|Tags: low budget, low-budget, Michael Bartlett, pov, The Zombie Diaries, uk, Zombie Movies|
Cast:Russell Jones, Craig Stovin, Jonnie Hurn, James Fisher, Anna Blades, Imogen Church, Kyle Sparks, Alison Mollon, Victoria Nalder
There have been a thousands of zombie films since Romero started the craze in the late 60s, but none of them have really tried to tackle the sub-genre the way that this little indie flick did. There was once a time where making a movie look like it was shot on home video was frowned upon, but now, with the constant advancing technology and lack of fresh ideas in the genre, viewers like myself are more open to new things and experimentation. Thus, we have The Zombie Diaries, a low-budget UK film that takes advantage of easily-accessible camera equipment and combines it with a solid script and a clever idea. The Blair Witch Project took shot-on-home-video filmmaking to a whole new level when it made a ridiculous $200 + million on a meager $60-thousand-dollar budget and spawned a lot of lame copycats over the years. Though, the documentary-style filmmaking never really brush over the zombie genre until now. Even Romero himself is using this style of filmmaking with his upcoming Diary of the Dead.
The movie is broken up into three main stories -- the beginning is a 25-or-so-minute segment that focuses on the start of the outbreak, where a female reporter and her crew are sent to a secluded farm to investigate and question some people about a viral infection that has seemingly spread throughout the world and has yet to reach London (as far as they know anyway). Along the way they pass through a seemingly abandoned town and reach the farmhouse that also appears to be abandoned, until they find the owners upstairs and in full zombie form. We then move onto another short segment entitled "The Scavengers," following a couple and a person they picked up on their travels, as they make their way to a nearby town in an attempt to scrounge up some new food and supplies. The final segment is called "The Survivors" and follows a group of survivors that lay waste to a slew of zombies, scavenge for supplies, and deliver the usual fear, paranoia, and banter that large groups usually do in these flicks.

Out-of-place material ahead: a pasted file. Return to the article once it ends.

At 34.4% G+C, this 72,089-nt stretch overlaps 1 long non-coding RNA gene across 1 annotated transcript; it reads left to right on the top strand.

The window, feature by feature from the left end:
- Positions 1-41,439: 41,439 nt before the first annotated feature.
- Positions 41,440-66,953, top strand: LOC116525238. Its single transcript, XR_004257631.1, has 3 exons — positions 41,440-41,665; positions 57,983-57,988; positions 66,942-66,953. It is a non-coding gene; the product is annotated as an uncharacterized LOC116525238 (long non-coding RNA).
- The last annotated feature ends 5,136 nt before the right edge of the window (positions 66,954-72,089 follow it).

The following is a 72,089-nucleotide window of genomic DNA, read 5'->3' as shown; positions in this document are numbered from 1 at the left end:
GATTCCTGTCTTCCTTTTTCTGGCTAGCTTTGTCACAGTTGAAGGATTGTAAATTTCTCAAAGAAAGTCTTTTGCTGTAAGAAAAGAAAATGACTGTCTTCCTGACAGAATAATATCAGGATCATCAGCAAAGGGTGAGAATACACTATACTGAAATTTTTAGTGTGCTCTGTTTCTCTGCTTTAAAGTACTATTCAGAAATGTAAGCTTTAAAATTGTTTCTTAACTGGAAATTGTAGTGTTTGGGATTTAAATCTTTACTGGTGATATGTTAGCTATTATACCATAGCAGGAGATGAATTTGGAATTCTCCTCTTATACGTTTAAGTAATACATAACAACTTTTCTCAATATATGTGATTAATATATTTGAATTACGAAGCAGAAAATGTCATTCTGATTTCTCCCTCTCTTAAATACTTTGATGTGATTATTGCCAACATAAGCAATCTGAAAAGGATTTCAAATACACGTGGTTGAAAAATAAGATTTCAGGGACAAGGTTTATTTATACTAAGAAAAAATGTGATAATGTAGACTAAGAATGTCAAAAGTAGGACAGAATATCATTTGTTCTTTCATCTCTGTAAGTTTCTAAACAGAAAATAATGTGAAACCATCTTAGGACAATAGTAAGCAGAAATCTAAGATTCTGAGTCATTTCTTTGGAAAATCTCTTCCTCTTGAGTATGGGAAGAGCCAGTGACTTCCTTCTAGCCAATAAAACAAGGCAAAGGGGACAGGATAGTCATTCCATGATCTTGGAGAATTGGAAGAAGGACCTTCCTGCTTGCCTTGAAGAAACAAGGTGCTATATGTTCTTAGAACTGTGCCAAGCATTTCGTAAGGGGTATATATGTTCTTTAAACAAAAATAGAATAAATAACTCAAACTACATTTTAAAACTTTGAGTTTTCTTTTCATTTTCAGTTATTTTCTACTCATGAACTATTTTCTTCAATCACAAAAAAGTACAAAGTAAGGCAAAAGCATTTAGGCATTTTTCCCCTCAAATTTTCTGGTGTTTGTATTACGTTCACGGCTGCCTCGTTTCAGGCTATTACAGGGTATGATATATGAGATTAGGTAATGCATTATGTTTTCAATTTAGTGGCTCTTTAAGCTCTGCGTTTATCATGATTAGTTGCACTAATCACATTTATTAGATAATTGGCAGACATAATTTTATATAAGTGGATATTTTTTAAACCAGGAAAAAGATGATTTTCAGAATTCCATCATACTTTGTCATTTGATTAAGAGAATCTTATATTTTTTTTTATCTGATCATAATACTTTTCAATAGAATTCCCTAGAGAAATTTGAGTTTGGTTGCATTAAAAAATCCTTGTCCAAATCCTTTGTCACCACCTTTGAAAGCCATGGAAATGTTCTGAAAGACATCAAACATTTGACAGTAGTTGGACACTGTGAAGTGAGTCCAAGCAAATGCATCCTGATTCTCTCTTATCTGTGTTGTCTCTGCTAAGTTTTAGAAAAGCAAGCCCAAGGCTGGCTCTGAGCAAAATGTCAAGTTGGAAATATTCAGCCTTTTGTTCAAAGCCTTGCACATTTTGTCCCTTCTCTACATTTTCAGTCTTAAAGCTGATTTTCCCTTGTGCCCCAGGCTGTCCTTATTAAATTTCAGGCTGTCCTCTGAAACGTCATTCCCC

The first story is by far the best segment in the entire film and seemed to make most use of the home video aspect. The segment successfully delivered in realism and chills, and had one of the creepiest moments I've ever watched in a zombie movie to-date. The actors in this story were told they would encounter a zombie, but weren't told when or where, so the fear they portrayed was genuine. The second story was interesting, as it showed the trio gather supplies in a local town and narrowly escaping a swarm of zombies, while the third story was the longest installment and also the weakest. It was a given that we'd follow a larger group, but it's a shame that it fell into the usual mold and didn't really offer much of what we haven't already seen, and although interesting, I hated the "twist" ending, as it proved to be a ridiculous demise for the survivors. The third story was also a bit confusing since we had to follow so many characters, and events. I would rather have witnessed a full movie following the first group as they survived through the begining to the end of the ordeal.
As far as gore goes, there's a decent amount of it, but nothing spectacular and most goes unnoticed since it's all shown briefly considering these characters aren't going to just stand around and watch their friend get their guts eaten. Throughout the movie we're led to believe that these characters would actually film most of the events that unfold before our eyes. Obviously there will be moments were the person on camera will ask the cameraman why he's filming, which adds to the realism. The fact that all the footage is shot on video makes a lot of scenes excusable when they're cut off and we're shown another sequence. Thanks to this, the storyline can be sped up by simply turning the camera off and on after certain events -- the beauty of mockumentary style filmmaking! However, the camera work does get a bit annoying and repetitive at times, which is understandable being all hand-held.
When it's all said and done, Zombie Diaries managed to dish out an interesting and original installment in the repetitive sub-genre, and although it falls into the standard mold, it proves to be one of the most realistic takes on a zombie outbreak since the genre began. Worth a check
|Posted on April 13, 2011 - 3:12am | FrighT MasteR|